Country's trade gap at all time high of USD 26 billion
The country’s trade deficit touched an all-time high of $26.18 billion as imports expanded 57.88 per cent to $66.31 billion in June because of a doubling of oil imports and a spike in the inflow of coal, gold, electronic goods and chemicals.
The finance ministry has warned that the current account deficit will deteriorate in 2022-23 because of costlier imports and tepid exports on the merchandise account.
The CAD stood at 1.2 per cent of GDP in 2021-22. Exports in June grew 23.52 per cent to $40.13 billion propelled by items such as petroleum products, gems and jewellery, readymade garments and rice, according to the government data released on Thursday.
“With this, trade deficit in Q1FY23 stands at $70.8 billion compared with $31.4 billion in Q1FY22. On the positive side, global commodity prices have softened from their peaks which will help ease some burden on the external deficits,” Madan Sabnavis, chief economist, Bank of Baroda, said.
The monthly economic report of the finance ministry said: “Global prices have softened, as fears of recession have dampened prices somewhat. This would weaken inflationary pressures in India and rein in inflation.”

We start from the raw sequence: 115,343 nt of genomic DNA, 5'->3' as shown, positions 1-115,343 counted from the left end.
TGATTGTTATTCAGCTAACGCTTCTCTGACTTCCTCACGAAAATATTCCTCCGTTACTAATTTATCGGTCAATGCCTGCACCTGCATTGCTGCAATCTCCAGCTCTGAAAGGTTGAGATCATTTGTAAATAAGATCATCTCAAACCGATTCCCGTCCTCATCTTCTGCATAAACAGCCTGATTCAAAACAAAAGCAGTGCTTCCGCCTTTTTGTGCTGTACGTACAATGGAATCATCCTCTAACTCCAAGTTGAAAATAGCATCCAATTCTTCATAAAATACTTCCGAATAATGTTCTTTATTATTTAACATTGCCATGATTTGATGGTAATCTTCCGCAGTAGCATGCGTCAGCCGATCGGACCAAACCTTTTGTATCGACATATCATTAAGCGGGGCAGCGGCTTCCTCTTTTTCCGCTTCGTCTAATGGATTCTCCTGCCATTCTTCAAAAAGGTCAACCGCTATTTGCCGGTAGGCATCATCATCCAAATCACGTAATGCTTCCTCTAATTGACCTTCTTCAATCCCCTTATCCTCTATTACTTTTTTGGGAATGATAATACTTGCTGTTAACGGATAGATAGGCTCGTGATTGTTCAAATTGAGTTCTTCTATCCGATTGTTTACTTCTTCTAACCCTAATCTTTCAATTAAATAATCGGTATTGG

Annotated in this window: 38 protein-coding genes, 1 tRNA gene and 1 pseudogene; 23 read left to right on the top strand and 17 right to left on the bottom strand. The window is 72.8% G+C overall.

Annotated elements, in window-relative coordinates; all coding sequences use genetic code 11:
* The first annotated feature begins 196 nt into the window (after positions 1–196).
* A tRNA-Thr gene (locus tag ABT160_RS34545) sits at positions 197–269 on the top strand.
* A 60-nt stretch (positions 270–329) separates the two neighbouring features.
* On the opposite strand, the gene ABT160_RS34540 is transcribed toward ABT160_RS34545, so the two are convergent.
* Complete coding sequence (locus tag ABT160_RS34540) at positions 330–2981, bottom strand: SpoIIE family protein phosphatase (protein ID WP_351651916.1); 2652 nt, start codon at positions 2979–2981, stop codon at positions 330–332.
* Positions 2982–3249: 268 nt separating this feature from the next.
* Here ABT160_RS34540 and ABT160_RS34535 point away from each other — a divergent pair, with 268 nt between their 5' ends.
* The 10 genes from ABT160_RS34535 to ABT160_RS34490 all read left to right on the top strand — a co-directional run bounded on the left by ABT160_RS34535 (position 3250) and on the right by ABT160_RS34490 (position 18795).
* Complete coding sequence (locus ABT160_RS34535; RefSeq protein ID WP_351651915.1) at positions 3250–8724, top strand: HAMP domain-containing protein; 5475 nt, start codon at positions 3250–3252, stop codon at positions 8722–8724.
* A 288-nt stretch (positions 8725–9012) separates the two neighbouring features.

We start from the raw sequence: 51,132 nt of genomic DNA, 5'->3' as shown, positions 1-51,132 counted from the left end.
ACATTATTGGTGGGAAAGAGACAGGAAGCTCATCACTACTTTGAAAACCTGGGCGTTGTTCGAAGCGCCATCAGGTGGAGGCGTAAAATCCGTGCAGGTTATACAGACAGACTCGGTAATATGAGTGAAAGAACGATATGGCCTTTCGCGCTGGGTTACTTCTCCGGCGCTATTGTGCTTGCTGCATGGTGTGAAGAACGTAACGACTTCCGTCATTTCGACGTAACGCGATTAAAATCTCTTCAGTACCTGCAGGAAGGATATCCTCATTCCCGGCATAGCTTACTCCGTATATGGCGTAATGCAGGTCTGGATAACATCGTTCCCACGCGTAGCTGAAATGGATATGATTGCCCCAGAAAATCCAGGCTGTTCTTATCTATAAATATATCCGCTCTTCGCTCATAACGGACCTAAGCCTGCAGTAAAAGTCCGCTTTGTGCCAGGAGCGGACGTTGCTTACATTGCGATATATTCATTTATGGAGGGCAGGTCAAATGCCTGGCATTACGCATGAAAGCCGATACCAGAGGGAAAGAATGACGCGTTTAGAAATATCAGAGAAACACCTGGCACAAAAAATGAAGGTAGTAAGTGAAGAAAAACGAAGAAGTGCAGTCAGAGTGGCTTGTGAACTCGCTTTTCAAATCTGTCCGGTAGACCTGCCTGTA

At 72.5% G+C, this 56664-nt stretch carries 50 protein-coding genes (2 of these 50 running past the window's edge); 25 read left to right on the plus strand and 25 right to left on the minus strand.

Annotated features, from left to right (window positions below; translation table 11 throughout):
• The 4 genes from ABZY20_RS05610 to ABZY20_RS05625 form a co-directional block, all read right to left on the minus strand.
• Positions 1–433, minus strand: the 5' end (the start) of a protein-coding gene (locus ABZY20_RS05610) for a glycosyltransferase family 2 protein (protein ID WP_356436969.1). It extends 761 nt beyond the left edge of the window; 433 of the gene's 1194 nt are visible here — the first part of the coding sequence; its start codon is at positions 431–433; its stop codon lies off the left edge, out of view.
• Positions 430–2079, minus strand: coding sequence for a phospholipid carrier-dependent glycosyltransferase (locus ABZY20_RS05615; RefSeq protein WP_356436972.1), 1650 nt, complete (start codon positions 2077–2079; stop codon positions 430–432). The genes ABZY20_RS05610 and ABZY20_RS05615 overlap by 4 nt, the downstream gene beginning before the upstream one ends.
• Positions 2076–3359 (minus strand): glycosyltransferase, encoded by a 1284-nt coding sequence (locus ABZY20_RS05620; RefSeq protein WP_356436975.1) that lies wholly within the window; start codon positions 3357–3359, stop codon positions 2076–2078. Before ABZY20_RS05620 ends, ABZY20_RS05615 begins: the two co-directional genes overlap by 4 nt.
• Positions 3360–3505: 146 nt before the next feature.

“If recession concerns do not lead to a sustained and meaningful reduction in the prices of food and energy commodities, India’s CAD (current account deficit) will deteriorate in 2022-23 on account of costlier imports and tepid exports on the merchandise account.”
FM on crypto
Finance minister Nirmala Sitharaman on Thursday said G20 should examine the feasibility of bringing non-financial assets such as crypto-currencies in the ambit of automatic exchange of information among nations to check evasion.
At the G20 Ministerial on Tax and Development in Bali, Sitharaman said investigations have shown that numerous layers of entities are set up by evaders to conceal their assets even though the automatic exchange of information framework provides for financial account information to various jurisdictions.